According to the Centers for Disease Control and Prevention, estimates of the prevalence of food allergies range from approximately 4% to 8% of children and about 2% of adults. Though reasons for this are poorly understood, the prevalence of food allergies and associated anaphylaxis appears to be on the rise. Risk factors associated with food allergy include: family history of asthma and allergies, genetic predisposition to allergic disease, elevated allergen-specific serum immunoglobulin levels, and being younger than 3 years of age.
“The number of people with food allergies has increased dramatically in the past two decades,” said Christine Szychlinski, a nurse and manager of the Bunning Food Allergy Program at Children's Memorial Hospital in Chicago. “Although hard numbers are difficult to obtain, we do have one telephone survey which showed that the number of respondents with peanut allergy doubled over a 5 year period in the 1990s,” she said.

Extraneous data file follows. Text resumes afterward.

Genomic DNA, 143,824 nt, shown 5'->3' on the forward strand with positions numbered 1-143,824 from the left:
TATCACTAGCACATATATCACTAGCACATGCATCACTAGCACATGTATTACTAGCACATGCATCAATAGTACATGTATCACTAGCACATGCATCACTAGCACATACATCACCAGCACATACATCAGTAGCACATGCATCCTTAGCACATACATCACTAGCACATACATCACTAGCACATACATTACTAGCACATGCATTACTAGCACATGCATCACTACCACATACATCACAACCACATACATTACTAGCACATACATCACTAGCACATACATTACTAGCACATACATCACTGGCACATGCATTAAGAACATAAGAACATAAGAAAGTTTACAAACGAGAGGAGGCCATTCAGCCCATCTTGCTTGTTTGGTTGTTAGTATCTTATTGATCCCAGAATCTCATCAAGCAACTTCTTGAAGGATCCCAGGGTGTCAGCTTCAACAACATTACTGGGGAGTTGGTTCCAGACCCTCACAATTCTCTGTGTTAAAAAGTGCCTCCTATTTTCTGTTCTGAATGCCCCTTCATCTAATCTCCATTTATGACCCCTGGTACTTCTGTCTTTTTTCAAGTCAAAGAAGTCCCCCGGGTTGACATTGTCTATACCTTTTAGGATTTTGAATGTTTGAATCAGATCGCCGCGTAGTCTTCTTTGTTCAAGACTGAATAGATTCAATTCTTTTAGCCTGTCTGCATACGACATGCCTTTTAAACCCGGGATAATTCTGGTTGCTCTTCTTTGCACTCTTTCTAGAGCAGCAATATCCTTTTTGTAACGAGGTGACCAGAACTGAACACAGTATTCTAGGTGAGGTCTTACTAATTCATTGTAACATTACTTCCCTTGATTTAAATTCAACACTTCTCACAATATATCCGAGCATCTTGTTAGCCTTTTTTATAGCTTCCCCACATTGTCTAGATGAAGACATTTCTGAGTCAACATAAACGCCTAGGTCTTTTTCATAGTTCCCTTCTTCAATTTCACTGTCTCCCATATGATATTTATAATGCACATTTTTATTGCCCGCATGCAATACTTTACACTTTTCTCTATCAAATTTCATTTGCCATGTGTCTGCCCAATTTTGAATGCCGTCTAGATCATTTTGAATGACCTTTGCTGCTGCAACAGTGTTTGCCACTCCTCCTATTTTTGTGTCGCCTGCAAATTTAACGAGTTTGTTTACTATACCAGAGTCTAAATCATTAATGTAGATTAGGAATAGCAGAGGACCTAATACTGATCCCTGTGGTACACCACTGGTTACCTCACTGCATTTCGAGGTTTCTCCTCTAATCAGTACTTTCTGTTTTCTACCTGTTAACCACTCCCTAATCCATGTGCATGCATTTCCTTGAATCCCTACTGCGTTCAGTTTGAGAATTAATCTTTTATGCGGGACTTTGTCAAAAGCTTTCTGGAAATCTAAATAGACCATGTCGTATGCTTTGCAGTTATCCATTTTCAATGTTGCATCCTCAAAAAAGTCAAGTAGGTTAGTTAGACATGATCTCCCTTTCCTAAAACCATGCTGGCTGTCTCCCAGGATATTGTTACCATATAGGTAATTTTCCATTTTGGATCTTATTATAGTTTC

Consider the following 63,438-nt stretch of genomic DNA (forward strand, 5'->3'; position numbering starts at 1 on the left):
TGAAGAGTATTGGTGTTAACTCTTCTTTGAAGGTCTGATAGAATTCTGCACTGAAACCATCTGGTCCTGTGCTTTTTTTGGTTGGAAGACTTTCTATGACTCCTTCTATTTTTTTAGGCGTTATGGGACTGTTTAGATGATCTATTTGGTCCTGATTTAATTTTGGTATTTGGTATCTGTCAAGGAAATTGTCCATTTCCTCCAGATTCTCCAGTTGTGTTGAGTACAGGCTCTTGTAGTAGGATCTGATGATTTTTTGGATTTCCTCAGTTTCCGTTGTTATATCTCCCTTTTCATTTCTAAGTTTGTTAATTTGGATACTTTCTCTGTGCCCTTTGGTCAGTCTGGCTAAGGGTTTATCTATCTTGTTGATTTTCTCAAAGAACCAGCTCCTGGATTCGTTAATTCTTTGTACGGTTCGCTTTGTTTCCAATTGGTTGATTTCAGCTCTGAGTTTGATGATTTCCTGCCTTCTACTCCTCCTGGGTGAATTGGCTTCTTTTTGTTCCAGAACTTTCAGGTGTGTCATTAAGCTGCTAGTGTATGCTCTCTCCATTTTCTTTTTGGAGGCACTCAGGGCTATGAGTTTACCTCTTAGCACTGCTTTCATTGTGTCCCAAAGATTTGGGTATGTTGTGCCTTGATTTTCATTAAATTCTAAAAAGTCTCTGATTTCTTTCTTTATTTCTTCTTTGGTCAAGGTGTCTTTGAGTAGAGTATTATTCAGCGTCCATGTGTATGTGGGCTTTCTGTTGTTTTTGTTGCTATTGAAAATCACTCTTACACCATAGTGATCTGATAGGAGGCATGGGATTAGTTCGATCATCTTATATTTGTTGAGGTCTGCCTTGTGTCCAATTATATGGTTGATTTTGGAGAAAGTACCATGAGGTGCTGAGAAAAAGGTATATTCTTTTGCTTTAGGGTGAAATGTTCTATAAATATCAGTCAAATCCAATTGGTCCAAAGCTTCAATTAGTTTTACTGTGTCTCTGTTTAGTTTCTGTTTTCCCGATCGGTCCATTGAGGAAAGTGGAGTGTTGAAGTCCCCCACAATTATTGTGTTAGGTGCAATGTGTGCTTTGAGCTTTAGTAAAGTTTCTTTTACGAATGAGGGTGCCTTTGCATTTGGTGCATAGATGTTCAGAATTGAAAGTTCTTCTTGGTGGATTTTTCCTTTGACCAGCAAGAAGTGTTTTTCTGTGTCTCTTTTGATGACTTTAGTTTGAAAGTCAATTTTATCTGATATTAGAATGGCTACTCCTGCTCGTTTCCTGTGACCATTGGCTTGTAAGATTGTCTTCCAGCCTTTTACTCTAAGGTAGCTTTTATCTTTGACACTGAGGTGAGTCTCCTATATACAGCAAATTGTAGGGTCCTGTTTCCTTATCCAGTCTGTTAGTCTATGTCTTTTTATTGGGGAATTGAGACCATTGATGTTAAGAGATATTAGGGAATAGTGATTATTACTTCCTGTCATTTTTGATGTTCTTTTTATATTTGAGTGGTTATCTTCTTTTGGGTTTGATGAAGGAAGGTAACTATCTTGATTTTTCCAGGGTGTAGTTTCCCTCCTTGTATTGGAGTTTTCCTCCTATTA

There are eight foods that account for 90% of all food-allergy reactions in the U.S.: cow’s milk, egg, peanut, tree nuts (for example, walnuts, pecans, almonds, and cashews), fish, shellfish, soy, and wheat. While 3.3 million Americans are allergic to peanuts or tree nuts, 6.9 million are allergic to seafood. Combined, food allergies cause 30,000 cases of anaphylaxis, 2,000 hospitalizations, and approximately 150 deaths annually.
Here is a breakdown of the top 8 food allergens:
- Milk – A milk allergy is a potentially deadly allergic reaction to one or more dairy proteins and are most common in young children, who usually develop the condition within the first six months of life. According to the Asthma and Allergy Foundation of America, studies have shown that 2% to 5% of children develop a milk allergy in the first year of life. Milk allergies are twice as common as egg allergies and three times as common as peanut allergies.